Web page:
Prior to this September, figs were but a memory of the dried fruit & nut tray Grandma boasted on the Christmas buffet (on the tray they remained) or those gooey, cakey Fig Newtons which were a constant on our pre-school snack menu (off the tray they went). But after sampling a, juicy, chewy but crunchy, subtly sweet Black Mission fig at a local market? I have to wonder… how I’ve passed them by all these years. Their unique allure captured my affections in just one bite. And their nutritional benefits? Big bonus. Figs are known for their fiber, potassium and manganese content, as well as a good fruit source of calcium. Figs also contain disease-fighting antioxidants… which we can’t seem to get enough of these days.
Figs are renowned for their digestive aid. You say you don’t give a fig about the sweet fruit that comes from the ficus tree? Well, you will after taking a succulent bite out of our quiz.
1. Which little critter pollinates figs, whose flowers are entirely inside the fruit?
2. Now that the wasp reference has whetted your appetite, how many fewer calories does one cup of figs contain compared to a cup of raisins?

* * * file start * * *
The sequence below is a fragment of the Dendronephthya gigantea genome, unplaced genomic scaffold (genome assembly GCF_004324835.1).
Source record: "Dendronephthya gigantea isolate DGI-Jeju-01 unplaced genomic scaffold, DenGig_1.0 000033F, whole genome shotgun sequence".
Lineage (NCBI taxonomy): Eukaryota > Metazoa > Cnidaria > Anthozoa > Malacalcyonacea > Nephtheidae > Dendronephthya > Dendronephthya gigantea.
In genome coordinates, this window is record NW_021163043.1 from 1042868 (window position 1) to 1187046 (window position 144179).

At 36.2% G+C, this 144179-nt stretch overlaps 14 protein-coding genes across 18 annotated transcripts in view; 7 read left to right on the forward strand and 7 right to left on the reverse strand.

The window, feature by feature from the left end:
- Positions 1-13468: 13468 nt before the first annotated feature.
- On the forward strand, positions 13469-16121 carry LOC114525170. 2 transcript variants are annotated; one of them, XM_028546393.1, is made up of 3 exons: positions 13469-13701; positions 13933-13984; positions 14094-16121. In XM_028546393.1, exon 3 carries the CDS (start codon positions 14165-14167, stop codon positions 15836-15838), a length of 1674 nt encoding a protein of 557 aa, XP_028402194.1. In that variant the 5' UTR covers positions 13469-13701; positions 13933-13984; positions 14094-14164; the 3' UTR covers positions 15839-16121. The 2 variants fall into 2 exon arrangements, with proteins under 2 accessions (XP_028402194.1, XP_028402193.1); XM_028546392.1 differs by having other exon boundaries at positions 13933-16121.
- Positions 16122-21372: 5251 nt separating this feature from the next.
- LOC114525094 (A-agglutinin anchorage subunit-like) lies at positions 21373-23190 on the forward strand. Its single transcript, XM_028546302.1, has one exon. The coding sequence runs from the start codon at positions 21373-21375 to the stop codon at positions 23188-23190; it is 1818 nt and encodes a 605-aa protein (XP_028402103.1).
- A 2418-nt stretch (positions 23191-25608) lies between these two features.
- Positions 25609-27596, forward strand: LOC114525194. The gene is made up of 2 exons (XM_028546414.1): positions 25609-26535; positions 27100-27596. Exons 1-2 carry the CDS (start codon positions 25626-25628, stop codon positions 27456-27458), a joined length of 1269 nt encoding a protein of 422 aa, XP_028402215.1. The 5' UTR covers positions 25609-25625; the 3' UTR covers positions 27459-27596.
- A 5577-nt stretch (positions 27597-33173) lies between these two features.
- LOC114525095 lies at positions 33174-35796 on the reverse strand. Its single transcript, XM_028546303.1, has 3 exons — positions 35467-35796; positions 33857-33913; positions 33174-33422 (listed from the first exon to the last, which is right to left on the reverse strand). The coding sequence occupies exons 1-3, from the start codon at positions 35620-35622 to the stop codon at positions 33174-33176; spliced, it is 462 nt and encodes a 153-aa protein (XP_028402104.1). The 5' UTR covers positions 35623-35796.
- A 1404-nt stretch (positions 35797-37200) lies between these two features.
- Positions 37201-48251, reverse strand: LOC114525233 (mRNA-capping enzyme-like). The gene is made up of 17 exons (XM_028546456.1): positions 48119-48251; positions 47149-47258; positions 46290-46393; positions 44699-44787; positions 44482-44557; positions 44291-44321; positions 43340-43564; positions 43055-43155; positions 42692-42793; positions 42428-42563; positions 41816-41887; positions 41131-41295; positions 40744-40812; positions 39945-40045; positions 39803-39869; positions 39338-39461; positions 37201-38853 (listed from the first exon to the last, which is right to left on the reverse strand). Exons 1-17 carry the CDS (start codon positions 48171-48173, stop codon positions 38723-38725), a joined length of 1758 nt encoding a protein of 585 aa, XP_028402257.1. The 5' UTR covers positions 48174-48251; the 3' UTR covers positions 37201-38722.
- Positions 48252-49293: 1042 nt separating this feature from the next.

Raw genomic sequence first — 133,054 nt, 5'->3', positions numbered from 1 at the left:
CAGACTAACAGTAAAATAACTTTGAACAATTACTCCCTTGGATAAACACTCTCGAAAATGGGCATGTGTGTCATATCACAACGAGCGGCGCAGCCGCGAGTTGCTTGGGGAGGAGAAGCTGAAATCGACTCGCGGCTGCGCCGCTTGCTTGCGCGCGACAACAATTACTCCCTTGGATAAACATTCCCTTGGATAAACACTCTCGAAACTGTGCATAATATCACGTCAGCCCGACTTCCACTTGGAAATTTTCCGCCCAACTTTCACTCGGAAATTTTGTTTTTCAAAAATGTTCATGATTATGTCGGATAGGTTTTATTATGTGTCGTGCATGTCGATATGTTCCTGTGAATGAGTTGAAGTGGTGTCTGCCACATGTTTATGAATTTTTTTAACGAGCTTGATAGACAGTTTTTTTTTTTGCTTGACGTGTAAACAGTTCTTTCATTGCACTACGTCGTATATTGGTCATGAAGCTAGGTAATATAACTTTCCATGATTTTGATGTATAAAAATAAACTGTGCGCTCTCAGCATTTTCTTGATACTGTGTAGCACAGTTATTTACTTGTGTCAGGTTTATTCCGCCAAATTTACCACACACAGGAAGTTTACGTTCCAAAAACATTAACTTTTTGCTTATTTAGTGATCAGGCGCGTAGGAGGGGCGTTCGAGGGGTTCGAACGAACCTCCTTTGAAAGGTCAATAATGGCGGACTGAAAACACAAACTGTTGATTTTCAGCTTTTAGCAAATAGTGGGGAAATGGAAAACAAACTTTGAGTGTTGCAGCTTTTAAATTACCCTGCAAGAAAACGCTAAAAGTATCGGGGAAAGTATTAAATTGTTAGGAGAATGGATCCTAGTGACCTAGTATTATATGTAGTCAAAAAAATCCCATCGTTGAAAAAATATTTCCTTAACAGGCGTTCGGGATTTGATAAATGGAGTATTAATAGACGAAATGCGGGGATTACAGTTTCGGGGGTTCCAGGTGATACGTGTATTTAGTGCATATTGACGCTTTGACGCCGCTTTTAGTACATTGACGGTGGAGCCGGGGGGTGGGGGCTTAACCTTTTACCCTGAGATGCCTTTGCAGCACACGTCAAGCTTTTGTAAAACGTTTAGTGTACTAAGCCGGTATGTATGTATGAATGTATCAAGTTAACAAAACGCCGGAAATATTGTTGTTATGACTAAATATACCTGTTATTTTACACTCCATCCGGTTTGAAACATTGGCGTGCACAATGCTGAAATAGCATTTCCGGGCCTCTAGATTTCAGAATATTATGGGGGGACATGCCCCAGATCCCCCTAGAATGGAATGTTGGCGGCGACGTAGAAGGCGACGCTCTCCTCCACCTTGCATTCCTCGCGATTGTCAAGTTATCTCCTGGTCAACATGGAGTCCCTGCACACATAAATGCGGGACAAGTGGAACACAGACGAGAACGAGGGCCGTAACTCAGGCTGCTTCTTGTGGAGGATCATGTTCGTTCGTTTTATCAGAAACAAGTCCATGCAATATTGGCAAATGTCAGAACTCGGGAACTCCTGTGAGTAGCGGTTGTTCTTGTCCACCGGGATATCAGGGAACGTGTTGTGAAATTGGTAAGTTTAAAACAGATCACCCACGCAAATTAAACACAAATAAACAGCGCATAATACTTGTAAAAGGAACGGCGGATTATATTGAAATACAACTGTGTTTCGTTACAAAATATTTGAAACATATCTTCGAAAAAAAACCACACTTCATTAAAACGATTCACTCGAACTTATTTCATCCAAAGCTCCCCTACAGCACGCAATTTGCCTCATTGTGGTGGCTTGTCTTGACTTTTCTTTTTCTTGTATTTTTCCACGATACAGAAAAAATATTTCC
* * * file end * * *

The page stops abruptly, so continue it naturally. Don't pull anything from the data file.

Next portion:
3. Figs are renowned for their, uh, digestive aid. What percentage of the daily value of fiber does a cup of figs provide?
a) 38 percent
b) 58 percent
c) 88 percent
4. A study published in the International Journal of Cancer found that high consumption of figs led to what percentage of a decrease in the incidence of postmenopausal breast cancer?
a) 10 percent
b) 29 percent
c) 34 percent
5. Fig lore has it that a certain political leader ordered his citizens to consume at least one fig a day to ward off disease. Who was that leader?
a) Alexander the Great of Macedonia
b) Mithradates the Great of Pontus
c) Xerxes the Great of Persia
ANSWERS: 1: b; 2: b; 3: b; 4: c; 5: b.
Enjoy them while they’re ripe.
Figs have two seasons – now is one of them! The first, shorter season in early summer and the second, main crop starts in late summer and runs through fall. Figs are not available from local sources in much of the Midwest and northeastern U.S. – they require a warmer climate (20°F threshold). The majority of fresh figs in the US are grown in California. Dried figs are available all year, and are equally, if not more nutritious.
Fresh figs are highly perishable – three days refrigerated. But not to worry – figs can quickly be preserved and transformed into chutney, compote, sauces, baked or frozen. I found a plethora of intriguing recipes and ideas after arriving home with my first basket. I started with a fig salad (recipe below) – beautiful, delicious and so easy!
Grilled Prosciutto Wrapped Figs Stuffed with Goat Cheese
Core out the bottom of the fig and fill with desired cheese (I used a honey goat cheese, Gorgonzola would also work well). Wrap fig with a slice of prosciutto (cut to fit the fig). Brush all sides with olive oil. Grill for a few minutes on each side, prosciutto will crisp and fig will soften. Serve with arugula or mixed greens and drizzle with a balsamic reduction. Sprinkle with toasted pistachios. Serve immediately.